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Water Resources Research, 2016

A multiscale multilayer vertically integrated model with vertical dynamics for CO2 sequestration in layered geological formations

Guo B, Bandilla K W, Nordbotten Jan M, Celia Michael A, Keilegavlen E, Doster F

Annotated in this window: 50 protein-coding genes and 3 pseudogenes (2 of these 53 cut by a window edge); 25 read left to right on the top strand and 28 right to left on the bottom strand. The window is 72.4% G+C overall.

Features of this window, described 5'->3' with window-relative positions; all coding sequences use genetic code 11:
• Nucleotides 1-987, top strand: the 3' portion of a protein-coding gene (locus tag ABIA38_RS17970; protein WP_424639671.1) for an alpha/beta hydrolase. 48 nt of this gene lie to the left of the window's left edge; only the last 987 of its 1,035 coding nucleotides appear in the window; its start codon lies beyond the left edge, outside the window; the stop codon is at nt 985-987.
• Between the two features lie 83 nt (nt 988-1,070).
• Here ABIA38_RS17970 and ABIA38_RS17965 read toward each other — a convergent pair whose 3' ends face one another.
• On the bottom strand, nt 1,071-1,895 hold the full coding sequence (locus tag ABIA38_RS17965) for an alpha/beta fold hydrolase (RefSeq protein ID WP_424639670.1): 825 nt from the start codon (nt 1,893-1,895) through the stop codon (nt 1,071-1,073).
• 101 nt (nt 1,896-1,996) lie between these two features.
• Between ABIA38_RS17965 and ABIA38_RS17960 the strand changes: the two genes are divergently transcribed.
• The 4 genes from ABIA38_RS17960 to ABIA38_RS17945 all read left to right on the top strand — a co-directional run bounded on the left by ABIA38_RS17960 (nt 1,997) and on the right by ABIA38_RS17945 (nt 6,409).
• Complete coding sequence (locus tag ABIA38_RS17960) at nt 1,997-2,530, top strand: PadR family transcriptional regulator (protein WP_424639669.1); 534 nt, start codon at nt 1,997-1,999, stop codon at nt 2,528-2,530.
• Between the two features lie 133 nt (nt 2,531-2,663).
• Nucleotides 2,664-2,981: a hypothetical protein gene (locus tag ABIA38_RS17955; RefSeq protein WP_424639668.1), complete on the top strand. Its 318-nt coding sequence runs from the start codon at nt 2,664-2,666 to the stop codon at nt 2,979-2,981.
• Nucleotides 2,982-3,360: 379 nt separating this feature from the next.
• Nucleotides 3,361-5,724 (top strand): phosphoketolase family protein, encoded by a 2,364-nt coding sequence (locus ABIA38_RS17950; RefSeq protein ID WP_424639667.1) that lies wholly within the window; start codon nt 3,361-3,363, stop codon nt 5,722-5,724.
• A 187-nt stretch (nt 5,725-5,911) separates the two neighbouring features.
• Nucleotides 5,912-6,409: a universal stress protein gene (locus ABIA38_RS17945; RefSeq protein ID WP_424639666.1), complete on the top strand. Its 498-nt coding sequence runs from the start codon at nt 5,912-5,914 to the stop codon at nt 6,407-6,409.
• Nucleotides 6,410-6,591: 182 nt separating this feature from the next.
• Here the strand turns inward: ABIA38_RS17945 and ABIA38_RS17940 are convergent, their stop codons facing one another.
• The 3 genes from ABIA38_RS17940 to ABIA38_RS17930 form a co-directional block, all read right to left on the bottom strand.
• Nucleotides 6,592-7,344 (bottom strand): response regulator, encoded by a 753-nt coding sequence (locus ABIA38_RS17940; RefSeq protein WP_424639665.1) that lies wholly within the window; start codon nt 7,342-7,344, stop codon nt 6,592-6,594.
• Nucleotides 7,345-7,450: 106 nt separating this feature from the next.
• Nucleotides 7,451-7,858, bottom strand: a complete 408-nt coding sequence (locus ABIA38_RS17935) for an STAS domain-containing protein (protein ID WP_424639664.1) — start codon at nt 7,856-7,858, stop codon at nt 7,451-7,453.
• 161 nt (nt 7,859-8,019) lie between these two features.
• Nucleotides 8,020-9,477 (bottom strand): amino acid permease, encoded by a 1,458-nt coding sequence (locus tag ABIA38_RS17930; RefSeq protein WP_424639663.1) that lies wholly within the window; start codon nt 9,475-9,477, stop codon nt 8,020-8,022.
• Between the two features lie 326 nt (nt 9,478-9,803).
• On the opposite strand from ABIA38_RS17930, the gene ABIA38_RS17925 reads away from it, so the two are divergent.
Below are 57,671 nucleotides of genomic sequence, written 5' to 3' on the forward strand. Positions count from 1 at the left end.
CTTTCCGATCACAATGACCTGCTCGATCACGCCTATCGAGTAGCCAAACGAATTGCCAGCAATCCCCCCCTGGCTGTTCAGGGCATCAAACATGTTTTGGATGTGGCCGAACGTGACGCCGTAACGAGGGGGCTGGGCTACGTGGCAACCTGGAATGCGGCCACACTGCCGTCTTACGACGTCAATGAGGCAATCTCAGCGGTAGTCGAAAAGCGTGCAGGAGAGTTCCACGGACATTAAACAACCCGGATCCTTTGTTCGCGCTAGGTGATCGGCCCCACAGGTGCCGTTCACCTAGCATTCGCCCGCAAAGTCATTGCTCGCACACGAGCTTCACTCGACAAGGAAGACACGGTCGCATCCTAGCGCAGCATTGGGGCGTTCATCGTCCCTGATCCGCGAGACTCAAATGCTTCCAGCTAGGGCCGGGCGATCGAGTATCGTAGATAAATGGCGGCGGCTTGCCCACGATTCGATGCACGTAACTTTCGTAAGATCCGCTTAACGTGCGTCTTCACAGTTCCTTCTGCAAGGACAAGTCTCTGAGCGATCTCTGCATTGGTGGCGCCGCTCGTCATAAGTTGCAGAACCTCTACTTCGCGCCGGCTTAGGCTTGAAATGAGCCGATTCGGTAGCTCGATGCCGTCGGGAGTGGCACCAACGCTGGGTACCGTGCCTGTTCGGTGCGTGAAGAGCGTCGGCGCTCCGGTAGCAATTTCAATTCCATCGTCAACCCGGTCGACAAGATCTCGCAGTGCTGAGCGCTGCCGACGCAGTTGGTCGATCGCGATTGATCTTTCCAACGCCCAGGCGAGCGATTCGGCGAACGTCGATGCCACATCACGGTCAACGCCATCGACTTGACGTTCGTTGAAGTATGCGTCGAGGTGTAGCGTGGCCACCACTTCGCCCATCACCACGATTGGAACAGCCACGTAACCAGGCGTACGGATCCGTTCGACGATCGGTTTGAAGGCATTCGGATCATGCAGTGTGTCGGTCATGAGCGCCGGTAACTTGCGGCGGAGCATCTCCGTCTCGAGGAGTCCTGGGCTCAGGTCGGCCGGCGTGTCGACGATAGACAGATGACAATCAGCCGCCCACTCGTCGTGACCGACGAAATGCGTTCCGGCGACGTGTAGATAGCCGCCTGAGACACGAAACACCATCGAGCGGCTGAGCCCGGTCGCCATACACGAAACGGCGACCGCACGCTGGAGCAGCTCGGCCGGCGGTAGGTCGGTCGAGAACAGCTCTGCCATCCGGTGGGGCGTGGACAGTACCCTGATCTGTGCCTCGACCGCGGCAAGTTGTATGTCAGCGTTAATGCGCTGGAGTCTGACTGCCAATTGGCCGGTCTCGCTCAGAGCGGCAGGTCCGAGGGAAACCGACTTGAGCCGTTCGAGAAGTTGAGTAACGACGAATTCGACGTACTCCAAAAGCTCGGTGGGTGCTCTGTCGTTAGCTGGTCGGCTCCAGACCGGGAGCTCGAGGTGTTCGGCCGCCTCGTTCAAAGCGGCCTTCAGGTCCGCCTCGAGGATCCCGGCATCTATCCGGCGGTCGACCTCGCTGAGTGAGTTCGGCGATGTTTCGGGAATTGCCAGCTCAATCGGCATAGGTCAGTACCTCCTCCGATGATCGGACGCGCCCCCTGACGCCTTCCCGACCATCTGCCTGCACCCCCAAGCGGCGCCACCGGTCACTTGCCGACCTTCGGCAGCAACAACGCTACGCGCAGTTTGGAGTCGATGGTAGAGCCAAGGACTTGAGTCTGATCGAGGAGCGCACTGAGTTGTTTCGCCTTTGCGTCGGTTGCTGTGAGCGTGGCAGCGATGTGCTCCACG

Efficient computational models are desirable for simulation of large-scale geological CO2 sequestration. Vertically integrated models, which take advantage of dimension reduction, offer one type of computationally efficient model. The dimension reduction is usually achieved by vertical integration based on the vertical equilibrium (VE) assumption, which assumes that CO2 and brine segregate rapidly in the vertical due to strong buoyancy and quickly reach pressure equilibrium. However, the validity of the VE assumption requires small time scales of fluid segregation, which may not always be fulfilled, especially for heterogeneous geological formations with low vertical permeability. Recently, Guo et al. (2014a) developed a multiscale vertically integrated model, referred to as the dynamic reconstruction (DR) model, that relaxes the VE assumption by including the vertical two-phase flow dynamics of CO2 and brine as fine-scale one-dimensional problems in the vertical direction. Although the VE assumption can be relaxed, that model was limited to homogeneous geological formations. Here we extend the dynamic reconstruction model for layered heterogeneous formations, which is of much more practical interest for saline aquifers in sedimentary basins. We develop a new coarse-scale pressure equation to couple the different coarse-scale (vertically integrated) layers, and use the fine-scale dynamic reconstruction algorithm in Guo et al. (2014a) within each individual layer. Together, these form a multiscale multilayer dynamic reconstruction algorithm. Simulation results of the CO2 plume from the new model are in excellent agreement with full three-dimensional models, with the new algorithm being much more computationally efficient than conventional full three-dimensional models. © 2016. American Geophysical Union. All Rights Reserved.